File(s) not publicly available
Mental health of refugee children: A discursive look at causes, considerations and interventions
journal contributionposted on 2022-05-18, 03:53 authored by Michelle ClearyMichelle Cleary, Sancia WestSancia West, Andrew Foong, Loyola McLean, Rachel Kornhaber
There is a growing need both locally and internationally to manage the effects of traumatic and loss experiences on the development and recovery of refugee children and young people. Trauma, whether active or through deprivation, is degenerative, with crucial impact on developing bodies, brains and minds. This discursive article considers the nature and scope of the problem and draws on literature and current frameworks to suggest the importance of interventions and proactive protection of mental health for this sub-group of refugees. School is discussed as a place of primary intervention but also a player in creative and sophisticated multimodal integrative services. A range of approaches can be, and, indeed are used in response to mental health issues for children in detention or upon resettlement. Schooling represents one such solution, providing a multi-pronged approach to facilitate mental health improvement for these children. For children needing to recover from loss and trauma secondary to experiences as a refugee, school offers a developmentally appropriate space to mobilise and enhance recovery, both at a simple level and as part of more specialised secondary and tertiary level care. The implications for future practice among health care professionals is to understand the mental health plight of refugee children, through both their pre-arrival exposure to trauma and their post-arrival, detention setting, the key role that schooling can play in facilitating mental health, and the capacity to advocate for programmes and services to work collaboratively with schools to achieve greater access for refugee children.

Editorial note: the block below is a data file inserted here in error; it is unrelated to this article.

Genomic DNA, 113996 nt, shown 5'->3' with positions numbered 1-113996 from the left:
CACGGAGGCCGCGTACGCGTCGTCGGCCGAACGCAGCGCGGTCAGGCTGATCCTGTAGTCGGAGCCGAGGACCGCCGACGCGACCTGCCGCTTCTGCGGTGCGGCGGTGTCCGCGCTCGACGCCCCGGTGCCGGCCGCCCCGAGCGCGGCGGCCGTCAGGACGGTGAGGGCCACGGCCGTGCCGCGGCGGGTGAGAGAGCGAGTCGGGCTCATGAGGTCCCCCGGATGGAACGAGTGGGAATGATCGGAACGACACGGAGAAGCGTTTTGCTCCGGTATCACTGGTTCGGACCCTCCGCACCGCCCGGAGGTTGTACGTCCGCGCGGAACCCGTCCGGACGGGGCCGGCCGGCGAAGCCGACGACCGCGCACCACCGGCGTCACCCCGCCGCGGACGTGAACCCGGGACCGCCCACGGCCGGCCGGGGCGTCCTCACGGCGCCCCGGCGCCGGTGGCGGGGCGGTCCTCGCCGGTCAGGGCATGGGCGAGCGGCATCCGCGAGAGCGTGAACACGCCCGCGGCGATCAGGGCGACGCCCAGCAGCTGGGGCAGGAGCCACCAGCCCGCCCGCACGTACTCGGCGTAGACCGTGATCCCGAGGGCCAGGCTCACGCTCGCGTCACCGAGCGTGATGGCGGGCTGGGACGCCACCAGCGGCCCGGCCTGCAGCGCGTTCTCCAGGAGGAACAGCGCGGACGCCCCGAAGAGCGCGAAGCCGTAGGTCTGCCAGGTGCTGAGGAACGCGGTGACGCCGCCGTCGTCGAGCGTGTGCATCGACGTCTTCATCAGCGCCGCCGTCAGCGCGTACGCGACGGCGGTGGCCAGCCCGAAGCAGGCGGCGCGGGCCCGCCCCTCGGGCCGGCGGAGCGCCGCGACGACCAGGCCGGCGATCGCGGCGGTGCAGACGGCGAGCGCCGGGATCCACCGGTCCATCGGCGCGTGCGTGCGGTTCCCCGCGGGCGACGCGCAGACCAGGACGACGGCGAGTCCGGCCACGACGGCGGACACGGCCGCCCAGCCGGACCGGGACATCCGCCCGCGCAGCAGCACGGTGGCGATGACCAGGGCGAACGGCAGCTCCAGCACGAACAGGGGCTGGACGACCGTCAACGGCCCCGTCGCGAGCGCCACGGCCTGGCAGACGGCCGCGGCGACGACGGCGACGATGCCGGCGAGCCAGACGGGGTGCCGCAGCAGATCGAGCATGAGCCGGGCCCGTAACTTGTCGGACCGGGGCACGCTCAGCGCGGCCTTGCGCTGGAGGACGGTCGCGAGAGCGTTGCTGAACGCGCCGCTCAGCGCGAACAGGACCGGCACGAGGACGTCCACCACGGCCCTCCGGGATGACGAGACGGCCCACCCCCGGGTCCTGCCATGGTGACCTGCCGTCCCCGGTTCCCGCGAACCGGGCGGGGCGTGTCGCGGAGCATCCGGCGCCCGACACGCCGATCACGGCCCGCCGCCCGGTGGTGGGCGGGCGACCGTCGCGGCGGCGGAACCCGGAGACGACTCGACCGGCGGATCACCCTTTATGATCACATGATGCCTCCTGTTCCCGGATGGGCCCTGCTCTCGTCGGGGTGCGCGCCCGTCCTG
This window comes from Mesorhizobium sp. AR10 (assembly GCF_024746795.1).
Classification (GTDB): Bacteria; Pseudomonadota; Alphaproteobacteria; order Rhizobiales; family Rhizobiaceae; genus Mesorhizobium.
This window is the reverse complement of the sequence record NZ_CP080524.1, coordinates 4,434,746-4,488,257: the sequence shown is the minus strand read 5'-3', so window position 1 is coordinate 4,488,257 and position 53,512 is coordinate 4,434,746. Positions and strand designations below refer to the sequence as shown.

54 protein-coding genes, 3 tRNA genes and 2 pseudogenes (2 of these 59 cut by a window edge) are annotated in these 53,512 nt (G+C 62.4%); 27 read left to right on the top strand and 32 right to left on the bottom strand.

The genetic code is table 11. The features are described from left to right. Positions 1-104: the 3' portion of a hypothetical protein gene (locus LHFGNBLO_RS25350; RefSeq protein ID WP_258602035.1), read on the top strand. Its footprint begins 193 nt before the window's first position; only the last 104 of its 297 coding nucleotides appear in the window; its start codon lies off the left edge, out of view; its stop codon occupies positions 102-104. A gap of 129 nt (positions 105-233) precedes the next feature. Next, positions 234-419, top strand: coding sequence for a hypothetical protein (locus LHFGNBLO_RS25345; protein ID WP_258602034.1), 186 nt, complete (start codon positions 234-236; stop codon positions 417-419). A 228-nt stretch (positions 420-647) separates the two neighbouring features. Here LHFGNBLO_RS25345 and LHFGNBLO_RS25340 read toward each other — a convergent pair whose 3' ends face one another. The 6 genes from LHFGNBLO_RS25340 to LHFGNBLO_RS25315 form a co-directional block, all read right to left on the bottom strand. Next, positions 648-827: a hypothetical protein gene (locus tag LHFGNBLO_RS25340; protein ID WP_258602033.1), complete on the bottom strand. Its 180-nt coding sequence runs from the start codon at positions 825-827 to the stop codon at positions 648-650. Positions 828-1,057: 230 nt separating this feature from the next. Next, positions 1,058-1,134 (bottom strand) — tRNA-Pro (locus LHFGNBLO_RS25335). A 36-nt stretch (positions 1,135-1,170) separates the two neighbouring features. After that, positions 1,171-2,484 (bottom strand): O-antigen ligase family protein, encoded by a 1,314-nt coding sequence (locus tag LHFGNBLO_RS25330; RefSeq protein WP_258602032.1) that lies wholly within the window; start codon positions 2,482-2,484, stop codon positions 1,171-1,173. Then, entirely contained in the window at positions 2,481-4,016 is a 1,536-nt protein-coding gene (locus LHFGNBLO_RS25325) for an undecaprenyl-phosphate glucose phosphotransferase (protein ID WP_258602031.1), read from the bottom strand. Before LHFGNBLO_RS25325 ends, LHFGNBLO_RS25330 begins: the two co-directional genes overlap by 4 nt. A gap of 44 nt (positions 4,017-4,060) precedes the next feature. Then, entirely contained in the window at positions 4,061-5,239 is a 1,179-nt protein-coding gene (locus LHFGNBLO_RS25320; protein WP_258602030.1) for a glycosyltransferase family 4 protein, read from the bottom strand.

Category 2 - Other Public Sector Grants Category
Number of Pages7
External Author AffiliationsThe University of Sydney; University of Tasmania
JournalIssues in Mental Health Nursing